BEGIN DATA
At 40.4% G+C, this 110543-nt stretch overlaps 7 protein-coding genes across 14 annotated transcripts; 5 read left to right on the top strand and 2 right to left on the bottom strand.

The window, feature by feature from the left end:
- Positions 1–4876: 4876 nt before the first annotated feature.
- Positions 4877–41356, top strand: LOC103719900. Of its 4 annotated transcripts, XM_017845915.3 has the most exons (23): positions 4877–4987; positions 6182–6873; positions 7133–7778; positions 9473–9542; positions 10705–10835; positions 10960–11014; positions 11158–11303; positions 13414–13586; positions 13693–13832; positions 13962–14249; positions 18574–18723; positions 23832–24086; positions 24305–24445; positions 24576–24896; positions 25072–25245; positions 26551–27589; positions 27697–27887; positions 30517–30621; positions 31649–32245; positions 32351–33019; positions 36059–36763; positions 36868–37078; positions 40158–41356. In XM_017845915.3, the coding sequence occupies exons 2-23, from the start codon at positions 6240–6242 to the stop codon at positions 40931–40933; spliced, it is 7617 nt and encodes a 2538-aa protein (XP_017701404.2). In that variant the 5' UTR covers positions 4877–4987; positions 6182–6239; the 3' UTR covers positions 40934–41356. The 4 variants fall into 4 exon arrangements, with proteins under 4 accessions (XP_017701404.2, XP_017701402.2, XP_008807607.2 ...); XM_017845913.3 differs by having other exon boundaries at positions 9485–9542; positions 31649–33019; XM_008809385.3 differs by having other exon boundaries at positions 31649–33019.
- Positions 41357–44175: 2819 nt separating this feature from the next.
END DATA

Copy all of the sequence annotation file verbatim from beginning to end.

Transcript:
At 40.4% G+C, this 110543-nt stretch overlaps 7 protein-coding genes across 14 annotated transcripts; 5 read left to right on the top strand and 2 right to left on the bottom strand.

The window, feature by feature from the left end:
- Positions 1–4876: 4876 nt before the first annotated feature.
- Positions 4877–41356, top strand: LOC103719900. Of its 4 annotated transcripts, XM_017845915.3 has the most exons (23): positions 4877–4987; positions 6182–6873; positions 7133–7778; positions 9473–9542; positions 10705–10835; positions 10960–11014; positions 11158–11303; positions 13414–13586; positions 13693–13832; positions 13962–14249; positions 18574–18723; positions 23832–24086; positions 24305–24445; positions 24576–24896; positions 25072–25245; positions 26551–27589; positions 27697–27887; positions 30517–30621; positions 31649–32245; positions 32351–33019; positions 36059–36763; positions 36868–37078; positions 40158–41356. In XM_017845915.3, the coding sequence occupies exons 2-23, from the start codon at positions 6240–6242 to the stop codon at positions 40931–40933; spliced, it is 7617 nt and encodes a 2538-aa protein (XP_017701404.2). In that variant the 5' UTR covers positions 4877–4987; positions 6182–6239; the 3' UTR covers positions 40934–41356. The 4 variants fall into 4 exon arrangements, with proteins under 4 accessions (XP_017701404.2, XP_017701402.2, XP_008807607.2 ...); XM_017845913.3 differs by having other exon boundaries at positions 9485–9542; positions 31649–33019; XM_008809385.3 differs by having other exon boundaries at positions 31649–33019.
- Positions 41357–44175: 2819 nt separating this feature from the next.